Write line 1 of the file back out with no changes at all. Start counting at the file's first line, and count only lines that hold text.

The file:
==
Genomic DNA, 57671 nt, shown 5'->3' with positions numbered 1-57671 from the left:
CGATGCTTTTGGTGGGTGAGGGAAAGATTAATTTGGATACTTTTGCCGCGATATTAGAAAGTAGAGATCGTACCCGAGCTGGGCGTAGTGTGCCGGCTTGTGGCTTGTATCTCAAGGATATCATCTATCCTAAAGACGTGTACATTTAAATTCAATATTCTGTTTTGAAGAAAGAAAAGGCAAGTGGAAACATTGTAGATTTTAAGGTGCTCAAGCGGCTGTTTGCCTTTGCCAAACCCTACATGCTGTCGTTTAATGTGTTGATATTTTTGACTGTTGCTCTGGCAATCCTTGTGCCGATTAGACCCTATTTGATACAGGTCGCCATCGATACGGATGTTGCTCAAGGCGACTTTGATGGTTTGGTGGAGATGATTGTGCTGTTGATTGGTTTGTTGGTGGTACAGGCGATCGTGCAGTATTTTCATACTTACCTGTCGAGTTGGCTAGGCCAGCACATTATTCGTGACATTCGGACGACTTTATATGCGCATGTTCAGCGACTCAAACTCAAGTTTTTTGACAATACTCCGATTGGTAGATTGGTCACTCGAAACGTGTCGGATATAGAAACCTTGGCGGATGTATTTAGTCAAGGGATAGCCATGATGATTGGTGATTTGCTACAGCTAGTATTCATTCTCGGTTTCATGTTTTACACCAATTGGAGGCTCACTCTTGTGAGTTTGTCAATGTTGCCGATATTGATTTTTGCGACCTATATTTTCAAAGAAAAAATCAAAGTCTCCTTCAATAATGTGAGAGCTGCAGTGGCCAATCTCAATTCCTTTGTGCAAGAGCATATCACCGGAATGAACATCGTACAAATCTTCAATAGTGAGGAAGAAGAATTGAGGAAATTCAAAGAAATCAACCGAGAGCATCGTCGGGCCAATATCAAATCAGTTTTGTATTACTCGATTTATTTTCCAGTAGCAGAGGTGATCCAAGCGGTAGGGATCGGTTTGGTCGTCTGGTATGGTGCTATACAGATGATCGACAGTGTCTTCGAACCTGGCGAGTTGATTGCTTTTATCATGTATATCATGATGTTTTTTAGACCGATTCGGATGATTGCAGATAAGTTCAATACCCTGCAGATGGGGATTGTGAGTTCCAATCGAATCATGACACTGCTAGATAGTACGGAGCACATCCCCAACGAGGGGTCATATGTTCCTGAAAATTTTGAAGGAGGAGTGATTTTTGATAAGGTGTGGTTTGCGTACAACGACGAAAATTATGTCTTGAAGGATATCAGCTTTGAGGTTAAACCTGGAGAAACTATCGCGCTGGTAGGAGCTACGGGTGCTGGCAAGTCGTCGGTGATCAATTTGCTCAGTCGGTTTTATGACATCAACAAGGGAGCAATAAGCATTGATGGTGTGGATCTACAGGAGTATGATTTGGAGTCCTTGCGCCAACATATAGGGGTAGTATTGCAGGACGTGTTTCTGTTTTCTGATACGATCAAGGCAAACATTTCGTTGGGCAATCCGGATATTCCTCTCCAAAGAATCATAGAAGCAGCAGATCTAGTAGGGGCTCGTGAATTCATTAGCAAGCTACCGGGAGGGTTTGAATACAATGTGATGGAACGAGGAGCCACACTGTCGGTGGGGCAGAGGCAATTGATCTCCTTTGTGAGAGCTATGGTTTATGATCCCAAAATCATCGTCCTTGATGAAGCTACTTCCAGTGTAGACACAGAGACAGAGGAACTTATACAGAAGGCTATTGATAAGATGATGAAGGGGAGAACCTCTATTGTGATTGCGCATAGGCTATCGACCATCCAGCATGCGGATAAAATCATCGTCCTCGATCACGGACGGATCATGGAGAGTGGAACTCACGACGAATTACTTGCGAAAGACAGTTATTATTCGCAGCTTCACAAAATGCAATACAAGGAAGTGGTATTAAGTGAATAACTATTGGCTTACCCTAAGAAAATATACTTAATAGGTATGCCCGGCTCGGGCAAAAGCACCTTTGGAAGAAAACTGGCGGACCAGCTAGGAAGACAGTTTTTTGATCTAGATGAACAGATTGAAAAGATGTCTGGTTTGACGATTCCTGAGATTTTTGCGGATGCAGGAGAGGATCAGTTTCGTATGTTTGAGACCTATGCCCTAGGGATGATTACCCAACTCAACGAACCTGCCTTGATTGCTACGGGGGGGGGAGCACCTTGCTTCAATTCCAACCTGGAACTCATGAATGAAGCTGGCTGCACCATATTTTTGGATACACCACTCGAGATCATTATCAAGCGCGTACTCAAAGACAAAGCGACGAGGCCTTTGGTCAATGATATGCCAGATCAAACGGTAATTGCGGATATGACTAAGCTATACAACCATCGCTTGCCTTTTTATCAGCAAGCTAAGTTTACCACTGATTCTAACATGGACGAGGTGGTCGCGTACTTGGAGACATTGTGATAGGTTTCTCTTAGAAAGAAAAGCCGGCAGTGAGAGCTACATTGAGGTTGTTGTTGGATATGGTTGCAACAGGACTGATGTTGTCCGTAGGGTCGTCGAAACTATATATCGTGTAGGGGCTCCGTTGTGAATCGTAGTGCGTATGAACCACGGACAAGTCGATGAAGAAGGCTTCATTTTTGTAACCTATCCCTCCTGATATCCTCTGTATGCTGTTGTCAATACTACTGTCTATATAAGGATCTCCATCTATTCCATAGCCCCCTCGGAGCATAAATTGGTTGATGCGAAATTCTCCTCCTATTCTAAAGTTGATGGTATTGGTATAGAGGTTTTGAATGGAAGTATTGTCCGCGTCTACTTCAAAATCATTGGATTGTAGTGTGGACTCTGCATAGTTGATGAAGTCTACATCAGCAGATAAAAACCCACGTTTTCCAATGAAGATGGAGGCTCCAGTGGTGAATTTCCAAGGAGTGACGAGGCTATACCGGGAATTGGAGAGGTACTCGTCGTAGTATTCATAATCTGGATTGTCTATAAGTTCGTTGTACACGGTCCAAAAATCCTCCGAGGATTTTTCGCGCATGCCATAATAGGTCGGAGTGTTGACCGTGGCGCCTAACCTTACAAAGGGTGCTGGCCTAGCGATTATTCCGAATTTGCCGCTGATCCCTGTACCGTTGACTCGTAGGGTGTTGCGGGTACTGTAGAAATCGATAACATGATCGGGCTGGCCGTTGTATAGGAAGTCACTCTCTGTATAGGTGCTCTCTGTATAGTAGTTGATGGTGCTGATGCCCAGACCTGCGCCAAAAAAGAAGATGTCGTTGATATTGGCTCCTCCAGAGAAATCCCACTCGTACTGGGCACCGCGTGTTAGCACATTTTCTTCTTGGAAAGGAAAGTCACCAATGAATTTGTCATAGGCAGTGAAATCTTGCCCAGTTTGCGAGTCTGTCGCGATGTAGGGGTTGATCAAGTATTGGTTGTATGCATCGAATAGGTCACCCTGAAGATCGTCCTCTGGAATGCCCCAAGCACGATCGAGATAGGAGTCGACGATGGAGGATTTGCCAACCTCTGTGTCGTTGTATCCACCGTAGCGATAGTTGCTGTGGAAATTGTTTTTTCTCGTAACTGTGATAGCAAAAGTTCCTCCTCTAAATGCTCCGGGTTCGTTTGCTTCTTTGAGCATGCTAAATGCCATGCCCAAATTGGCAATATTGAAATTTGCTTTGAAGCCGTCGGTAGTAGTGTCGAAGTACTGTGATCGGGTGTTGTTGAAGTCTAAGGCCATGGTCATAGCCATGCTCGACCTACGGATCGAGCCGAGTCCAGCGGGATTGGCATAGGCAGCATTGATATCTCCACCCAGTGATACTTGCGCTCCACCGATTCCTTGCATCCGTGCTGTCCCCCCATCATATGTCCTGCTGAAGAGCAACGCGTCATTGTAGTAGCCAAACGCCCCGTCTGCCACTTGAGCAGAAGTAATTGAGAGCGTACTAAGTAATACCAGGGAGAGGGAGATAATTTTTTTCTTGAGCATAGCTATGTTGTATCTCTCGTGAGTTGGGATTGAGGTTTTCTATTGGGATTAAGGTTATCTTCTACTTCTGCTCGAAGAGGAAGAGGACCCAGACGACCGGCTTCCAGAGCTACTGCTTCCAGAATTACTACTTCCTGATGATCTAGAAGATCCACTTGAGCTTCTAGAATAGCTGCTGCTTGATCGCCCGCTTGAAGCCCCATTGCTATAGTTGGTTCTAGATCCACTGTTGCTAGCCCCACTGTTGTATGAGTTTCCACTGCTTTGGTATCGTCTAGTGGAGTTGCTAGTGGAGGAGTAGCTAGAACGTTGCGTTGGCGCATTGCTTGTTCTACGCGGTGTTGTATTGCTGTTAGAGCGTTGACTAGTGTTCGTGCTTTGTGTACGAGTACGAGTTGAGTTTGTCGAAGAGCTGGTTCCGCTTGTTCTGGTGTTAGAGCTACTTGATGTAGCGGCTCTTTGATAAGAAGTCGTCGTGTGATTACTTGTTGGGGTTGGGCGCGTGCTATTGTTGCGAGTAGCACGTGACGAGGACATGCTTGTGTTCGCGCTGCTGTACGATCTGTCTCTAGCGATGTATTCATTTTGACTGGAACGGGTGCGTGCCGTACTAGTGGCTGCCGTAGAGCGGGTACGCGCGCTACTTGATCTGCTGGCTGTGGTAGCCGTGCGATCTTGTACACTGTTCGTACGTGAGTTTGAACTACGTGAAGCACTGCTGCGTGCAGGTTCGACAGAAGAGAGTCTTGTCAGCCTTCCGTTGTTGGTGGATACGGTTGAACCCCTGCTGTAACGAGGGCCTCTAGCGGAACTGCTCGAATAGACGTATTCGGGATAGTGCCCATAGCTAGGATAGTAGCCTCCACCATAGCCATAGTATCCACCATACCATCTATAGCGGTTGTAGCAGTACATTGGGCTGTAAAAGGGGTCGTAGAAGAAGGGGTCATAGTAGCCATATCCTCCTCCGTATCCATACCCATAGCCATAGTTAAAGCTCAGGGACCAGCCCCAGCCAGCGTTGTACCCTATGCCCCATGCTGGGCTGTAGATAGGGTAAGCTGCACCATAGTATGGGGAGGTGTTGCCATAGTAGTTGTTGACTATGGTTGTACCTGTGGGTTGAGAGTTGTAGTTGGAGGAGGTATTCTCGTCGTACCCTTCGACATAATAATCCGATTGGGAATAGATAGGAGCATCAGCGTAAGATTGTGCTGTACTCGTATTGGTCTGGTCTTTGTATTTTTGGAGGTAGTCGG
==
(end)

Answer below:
Genomic DNA, 57671 nt, shown 5'->3' with positions numbered 1-57671 from the left: